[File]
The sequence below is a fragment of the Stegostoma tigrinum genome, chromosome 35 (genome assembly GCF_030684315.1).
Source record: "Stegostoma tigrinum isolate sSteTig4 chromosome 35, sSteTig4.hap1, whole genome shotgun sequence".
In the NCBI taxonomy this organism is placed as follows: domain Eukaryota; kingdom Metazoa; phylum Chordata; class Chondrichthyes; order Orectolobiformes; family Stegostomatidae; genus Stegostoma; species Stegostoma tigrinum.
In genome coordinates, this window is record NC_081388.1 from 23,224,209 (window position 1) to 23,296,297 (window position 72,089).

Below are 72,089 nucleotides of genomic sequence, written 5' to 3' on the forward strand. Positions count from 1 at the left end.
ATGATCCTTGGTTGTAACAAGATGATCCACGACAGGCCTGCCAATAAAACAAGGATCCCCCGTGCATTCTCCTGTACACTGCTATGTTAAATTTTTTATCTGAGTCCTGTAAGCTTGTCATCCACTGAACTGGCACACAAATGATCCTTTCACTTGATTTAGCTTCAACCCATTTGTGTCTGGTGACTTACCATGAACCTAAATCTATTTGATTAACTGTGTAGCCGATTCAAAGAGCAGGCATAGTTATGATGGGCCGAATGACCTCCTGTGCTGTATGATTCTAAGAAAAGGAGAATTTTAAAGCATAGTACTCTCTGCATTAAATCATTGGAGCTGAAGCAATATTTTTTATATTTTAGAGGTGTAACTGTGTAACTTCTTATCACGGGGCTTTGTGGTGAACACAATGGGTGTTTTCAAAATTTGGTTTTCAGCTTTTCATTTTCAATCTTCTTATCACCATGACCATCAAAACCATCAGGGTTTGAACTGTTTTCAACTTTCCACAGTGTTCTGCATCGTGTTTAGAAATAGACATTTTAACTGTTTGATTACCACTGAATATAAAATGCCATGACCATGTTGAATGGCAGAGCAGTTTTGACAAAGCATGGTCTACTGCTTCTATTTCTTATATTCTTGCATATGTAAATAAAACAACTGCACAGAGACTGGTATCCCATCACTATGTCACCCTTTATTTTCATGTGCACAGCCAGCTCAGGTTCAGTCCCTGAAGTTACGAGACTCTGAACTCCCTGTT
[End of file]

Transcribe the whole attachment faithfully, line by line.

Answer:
The sequence below is a fragment of the Stegostoma tigrinum genome, chromosome 35 (genome assembly GCF_030684315.1).
Source record: "Stegostoma tigrinum isolate sSteTig4 chromosome 35, sSteTig4.hap1, whole genome shotgun sequence".
In the NCBI taxonomy this organism is placed as follows: domain Eukaryota; kingdom Metazoa; phylum Chordata; class Chondrichthyes; order Orectolobiformes; family Stegostomatidae; genus Stegostoma; species Stegostoma tigrinum.
In genome coordinates, this window is record NC_081388.1 from 23,224,209 (window position 1) to 23,296,297 (window position 72,089).

Below are 72,089 nucleotides of genomic sequence, written 5' to 3' on the forward strand. Positions count from 1 at the left end.
ATGATCCTTGGTTGTAACAAGATGATCCACGACAGGCCTGCCAATAAAACAAGGATCCCCCGTGCATTCTCCTGTACACTGCTATGTTAAATTTTTTATCTGAGTCCTGTAAGCTTGTCATCCACTGAACTGGCACACAAATGATCCTTTCACTTGATTTAGCTTCAACCCATTTGTGTCTGGTGACTTACCATGAACCTAAATCTATTTGATTAACTGTGTAGCCGATTCAAAGAGCAGGCATAGTTATGATGGGCCGAATGACCTCCTGTGCTGTATGATTCTAAGAAAAGGAGAATTTTAAAGCATAGTACTCTCTGCATTAAATCATTGGAGCTGAAGCAATATTTTTTATATTTTAGAGGTGTAACTGTGTAACTTCTTATCACGGGGCTTTGTGGTGAACACAATGGGTGTTTTCAAAATTTGGTTTTCAGCTTTTCATTTTCAATCTTCTTATCACCATGACCATCAAAACCATCAGGGTTTGAACTGTTTTCAACTTTCCACAGTGTTCTGCATCGTGTTTAGAAATAGACATTTTAACTGTTTGATTACCACTGAATATAAAATGCCATGACCATGTTGAATGGCAGAGCAGTTTTGACAAAGCATGGTCTACTGCTTCTATTTCTTATATTCTTGCATATGTAAATAAAACAACTGCACAGAGACTGGTATCCCATCACTATGTCACCCTTTATTTTCATGTGCACAGCCAGCTCAGGTTCAGTCCCTGAAGTTACGAGACTCTGAACTCCCTGTT